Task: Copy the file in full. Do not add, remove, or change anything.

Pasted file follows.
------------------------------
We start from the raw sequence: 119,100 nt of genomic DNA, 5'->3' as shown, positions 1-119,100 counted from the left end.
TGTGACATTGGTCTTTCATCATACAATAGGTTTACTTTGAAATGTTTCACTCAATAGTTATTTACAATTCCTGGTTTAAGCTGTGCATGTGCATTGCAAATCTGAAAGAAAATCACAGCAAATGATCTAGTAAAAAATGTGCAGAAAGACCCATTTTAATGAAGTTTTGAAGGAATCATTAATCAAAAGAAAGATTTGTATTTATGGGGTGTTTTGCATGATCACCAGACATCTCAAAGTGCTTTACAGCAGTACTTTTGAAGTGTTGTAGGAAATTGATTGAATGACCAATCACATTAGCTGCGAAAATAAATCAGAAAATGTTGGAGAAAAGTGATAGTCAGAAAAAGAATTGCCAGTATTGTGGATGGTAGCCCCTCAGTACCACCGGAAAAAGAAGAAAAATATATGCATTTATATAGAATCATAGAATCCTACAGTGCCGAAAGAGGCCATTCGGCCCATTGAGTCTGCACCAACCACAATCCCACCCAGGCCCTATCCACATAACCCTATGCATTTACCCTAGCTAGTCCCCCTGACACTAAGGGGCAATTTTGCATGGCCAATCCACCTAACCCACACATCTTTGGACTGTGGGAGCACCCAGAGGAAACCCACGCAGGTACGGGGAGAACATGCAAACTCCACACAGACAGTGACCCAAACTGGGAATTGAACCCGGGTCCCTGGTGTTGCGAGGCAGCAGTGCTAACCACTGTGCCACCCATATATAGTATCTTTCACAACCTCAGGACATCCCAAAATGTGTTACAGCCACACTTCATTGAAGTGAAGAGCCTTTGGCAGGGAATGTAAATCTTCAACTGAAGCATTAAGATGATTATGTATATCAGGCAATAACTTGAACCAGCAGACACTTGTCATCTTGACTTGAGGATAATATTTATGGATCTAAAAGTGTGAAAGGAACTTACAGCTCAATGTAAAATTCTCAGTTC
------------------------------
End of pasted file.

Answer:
We start from the raw sequence: 119,100 nt of genomic DNA, 5'->3' as shown, positions 1-119,100 counted from the left end.
TGTGACATTGGTCTTTCATCATACAATAGGTTTACTTTGAAATGTTTCACTCAATAGTTATTTACAATTCCTGGTTTAAGCTGTGCATGTGCATTGCAAATCTGAAAGAAAATCACAGCAAATGATCTAGTAAAAAATGTGCAGAAAGACCCATTTTAATGAAGTTTTGAAGGAATCATTAATCAAAAGAAAGATTTGTATTTATGGGGTGTTTTGCATGATCACCAGACATCTCAAAGTGCTTTACAGCAGTACTTTTGAAGTGTTGTAGGAAATTGATTGAATGACCAATCACATTAGCTGCGAAAATAAATCAGAAAATGTTGGAGAAAAGTGATAGTCAGAAAAAGAATTGCCAGTATTGTGGATGGTAGCCCCTCAGTACCACCGGAAAAAGAAGAAAAATATATGCATTTATATAGAATCATAGAATCCTACAGTGCCGAAAGAGGCCATTCGGCCCATTGAGTCTGCACCAACCACAATCCCACCCAGGCCCTATCCACATAACCCTATGCATTTACCCTAGCTAGTCCCCCTGACACTAAGGGGCAATTTTGCATGGCCAATCCACCTAACCCACACATCTTTGGACTGTGGGAGCACCCAGAGGAAACCCACGCAGGTACGGGGAGAACATGCAAACTCCACACAGACAGTGACCCAAACTGGGAATTGAACCCGGGTCCCTGGTGTTGCGAGGCAGCAGTGCTAACCACTGTGCCACCCATATATAGTATCTTTCACAACCTCAGGACATCCCAAAATGTGTTACAGCCACACTTCATTGAAGTGAAGAGCCTTTGGCAGGGAATGTAAATCTTCAACTGAAGCATTAAGATGATTATGTATATCAGGCAATAACTTGAACCAGCAGACACTTGTCATCTTGACTTGAGGATAATATTTATGGATCTAAAAGTGTGAAAGGAACTTACAGCTCAATGTAAAATTCTCAGTTC